Führer Ex

I recently saw the 2002 German film, Führer Ex. I found it an odd and somewhat disappointing film. It is ostensibly about the neo-Nazi movement that flourished right after the re-unification of Germany. However, because most of the film takes places inside an East German prison, it’s really more about the brutality of prison life than about Nazism. (Judging from this film, the prisons in East Germany weren’t any worse than prisons anywhere else.) It is ostensibly based on a memoir by Ingo Hasselbach, though it bears no resemblance to the excerpt that I read in The New Yorker.

Tommy (Aaron Hildebrand) and Heiko (Christian Blümel) are two bored, disaffected teenagers living in East Berlin just before the fall of the Berlin Wall. They try to cross the border into the West but are caught. In prison, they gravitate towards an unrepentant Nazi, Friedhelm (Harry Baer), because he offers them protection from the other prisoners. When Heiko is put in solitary confinement, the Stasi use this to pressure Thomas into becoming an informer. After the fall of the Berlin Wall, they join an open neo-Nazi group in Berlin under Friedhelm’s leadership. One day Friedhelm tells Heiko that Tommy was a Stasi agent, so he must kill him. Heiko is unaware that Tommy became an informer to save his life. Meanwhile, Tommy has become disillusioned with the Nazis, after they kill a friend of his, a young girl. Heiko confronts Tommy, but he can’t bring himself to kill him. Tommy is subsequently killed by other Nazis. Heiko then quits the Nazis.

As I said before, most of the film takes place inside a prison. In these scenes, the prisoners are all concerned with power relationships between one another. These relations are enforced through the use of rape. When, for example, Heiko humiliates another prisoner, his cellmate demands that Heiko submit to him. The film seems to be saying that in the absence of the normal rules of society, these power relationships become an obsession for people. It may also be that these actions are a response to the boredom and dreariness of prison life.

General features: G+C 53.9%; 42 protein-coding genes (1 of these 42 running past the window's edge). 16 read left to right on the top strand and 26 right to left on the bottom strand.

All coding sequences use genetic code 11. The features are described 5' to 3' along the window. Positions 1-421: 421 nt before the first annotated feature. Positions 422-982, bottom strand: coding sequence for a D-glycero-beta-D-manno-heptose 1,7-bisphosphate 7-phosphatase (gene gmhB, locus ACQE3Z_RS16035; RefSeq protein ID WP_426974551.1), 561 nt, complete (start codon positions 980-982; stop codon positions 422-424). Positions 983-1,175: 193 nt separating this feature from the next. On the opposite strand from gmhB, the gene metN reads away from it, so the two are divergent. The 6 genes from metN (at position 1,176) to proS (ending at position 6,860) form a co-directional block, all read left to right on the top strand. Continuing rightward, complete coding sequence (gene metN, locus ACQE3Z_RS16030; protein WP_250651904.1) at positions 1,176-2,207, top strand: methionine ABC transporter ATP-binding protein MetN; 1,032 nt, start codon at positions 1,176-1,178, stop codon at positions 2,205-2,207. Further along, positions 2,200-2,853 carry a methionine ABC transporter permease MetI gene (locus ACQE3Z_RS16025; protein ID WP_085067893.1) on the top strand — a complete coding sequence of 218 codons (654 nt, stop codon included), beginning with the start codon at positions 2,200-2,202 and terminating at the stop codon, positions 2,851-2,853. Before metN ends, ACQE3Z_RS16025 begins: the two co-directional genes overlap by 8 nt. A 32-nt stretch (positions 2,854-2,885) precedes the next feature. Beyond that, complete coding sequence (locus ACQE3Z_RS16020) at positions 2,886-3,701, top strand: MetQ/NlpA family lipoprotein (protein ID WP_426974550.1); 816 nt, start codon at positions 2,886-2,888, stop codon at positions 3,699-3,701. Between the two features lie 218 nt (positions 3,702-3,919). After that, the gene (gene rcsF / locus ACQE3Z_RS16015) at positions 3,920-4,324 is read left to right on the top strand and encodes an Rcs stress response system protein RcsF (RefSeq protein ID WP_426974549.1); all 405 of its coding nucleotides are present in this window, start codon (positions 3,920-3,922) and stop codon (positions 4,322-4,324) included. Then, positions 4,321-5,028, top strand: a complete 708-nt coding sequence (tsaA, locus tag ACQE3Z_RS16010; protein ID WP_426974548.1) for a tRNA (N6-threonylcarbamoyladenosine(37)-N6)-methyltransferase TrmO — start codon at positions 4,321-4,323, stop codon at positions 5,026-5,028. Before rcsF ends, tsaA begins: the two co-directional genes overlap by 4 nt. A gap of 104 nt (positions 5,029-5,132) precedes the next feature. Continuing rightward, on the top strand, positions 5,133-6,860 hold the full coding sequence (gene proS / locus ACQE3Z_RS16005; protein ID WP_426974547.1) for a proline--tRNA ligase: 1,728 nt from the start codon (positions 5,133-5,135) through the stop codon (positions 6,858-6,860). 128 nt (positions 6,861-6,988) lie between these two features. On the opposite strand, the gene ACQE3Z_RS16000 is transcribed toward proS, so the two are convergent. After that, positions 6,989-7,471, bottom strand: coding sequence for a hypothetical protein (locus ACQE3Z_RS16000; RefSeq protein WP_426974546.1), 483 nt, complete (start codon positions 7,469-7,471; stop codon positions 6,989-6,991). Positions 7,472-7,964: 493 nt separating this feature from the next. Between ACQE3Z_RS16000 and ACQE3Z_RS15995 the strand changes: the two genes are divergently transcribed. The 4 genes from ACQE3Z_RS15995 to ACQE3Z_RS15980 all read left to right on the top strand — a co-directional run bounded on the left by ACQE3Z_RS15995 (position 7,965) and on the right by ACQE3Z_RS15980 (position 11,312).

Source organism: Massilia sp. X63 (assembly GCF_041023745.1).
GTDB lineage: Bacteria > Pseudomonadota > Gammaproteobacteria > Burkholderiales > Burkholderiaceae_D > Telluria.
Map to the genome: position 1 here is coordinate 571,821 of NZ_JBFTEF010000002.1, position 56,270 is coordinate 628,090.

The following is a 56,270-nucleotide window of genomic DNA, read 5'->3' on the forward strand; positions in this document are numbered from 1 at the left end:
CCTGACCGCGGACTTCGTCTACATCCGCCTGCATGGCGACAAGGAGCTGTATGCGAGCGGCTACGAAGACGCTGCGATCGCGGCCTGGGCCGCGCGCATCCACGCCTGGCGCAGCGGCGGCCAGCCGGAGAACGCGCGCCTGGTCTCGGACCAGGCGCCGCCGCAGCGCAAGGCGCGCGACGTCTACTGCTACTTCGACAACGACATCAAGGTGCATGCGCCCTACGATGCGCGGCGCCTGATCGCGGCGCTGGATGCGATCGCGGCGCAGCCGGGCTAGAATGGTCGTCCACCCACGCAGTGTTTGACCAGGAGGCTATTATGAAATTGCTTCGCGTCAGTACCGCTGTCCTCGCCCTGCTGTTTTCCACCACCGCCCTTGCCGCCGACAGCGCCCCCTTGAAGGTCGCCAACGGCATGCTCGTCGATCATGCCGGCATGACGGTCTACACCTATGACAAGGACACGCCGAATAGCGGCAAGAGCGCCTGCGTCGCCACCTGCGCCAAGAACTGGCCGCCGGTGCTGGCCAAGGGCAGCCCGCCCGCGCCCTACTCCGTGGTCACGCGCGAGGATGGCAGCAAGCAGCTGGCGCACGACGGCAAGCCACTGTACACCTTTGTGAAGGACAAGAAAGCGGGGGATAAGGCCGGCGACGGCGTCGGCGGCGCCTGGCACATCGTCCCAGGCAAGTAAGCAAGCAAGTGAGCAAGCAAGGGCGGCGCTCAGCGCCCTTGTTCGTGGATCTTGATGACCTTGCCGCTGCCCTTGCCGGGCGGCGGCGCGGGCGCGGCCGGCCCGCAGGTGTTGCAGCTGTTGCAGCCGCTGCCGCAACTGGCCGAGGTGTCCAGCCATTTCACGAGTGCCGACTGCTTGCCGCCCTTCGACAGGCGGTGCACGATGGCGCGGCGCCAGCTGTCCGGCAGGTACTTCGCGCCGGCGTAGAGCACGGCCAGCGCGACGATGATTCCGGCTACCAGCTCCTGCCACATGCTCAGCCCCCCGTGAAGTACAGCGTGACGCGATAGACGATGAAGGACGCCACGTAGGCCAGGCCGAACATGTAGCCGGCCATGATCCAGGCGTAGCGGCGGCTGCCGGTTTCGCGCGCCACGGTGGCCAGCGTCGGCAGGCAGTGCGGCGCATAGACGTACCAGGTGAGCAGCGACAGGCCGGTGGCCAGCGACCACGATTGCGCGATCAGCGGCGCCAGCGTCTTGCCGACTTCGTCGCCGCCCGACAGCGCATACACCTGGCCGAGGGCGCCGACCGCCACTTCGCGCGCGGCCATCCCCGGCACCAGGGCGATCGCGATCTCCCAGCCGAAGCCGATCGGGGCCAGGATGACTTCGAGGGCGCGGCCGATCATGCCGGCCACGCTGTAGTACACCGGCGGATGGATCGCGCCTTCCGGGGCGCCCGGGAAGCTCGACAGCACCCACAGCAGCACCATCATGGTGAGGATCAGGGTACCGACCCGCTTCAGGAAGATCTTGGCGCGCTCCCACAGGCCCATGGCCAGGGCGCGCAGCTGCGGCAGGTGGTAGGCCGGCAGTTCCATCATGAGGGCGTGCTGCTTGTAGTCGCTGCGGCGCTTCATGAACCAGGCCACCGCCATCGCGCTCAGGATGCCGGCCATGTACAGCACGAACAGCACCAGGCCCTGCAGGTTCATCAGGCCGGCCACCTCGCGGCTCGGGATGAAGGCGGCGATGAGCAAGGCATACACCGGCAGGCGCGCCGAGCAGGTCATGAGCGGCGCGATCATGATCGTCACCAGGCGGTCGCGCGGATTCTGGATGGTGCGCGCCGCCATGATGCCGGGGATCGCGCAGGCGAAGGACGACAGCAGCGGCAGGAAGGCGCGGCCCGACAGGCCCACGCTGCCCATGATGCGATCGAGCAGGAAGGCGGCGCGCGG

One of the weaknesses of the film is that we’re not told much about Friedhelm, who only appears in a couple of scenes, even though he’s clearly an important character. We don’t get any sense of why people are attracted to him. Also, a large chunk of the film is devoted to a pointless subplot about Thomas’s efforts to escape from the prison. I don’t know why the fimmakers saw fit to include this, especially since we know that Heiko and Tommy are going to be released from prison anyway.

This film didn’t give me any insight into why some people are attracted to far right and racist ideologies. It seems to imply that the neo-Nazi movement in the wake of re-unification was a reaction against the East German state. (In one scene, one of the Nazis claims that they were all taught “lies” about Hitler in the Communist-run schools.) However, this doesn’t explain why there were (and are) neo-Nazi groups in western Germany as well as in the east.

All in all, this film is really more of a melodramatic adventure movie than a social analysis.

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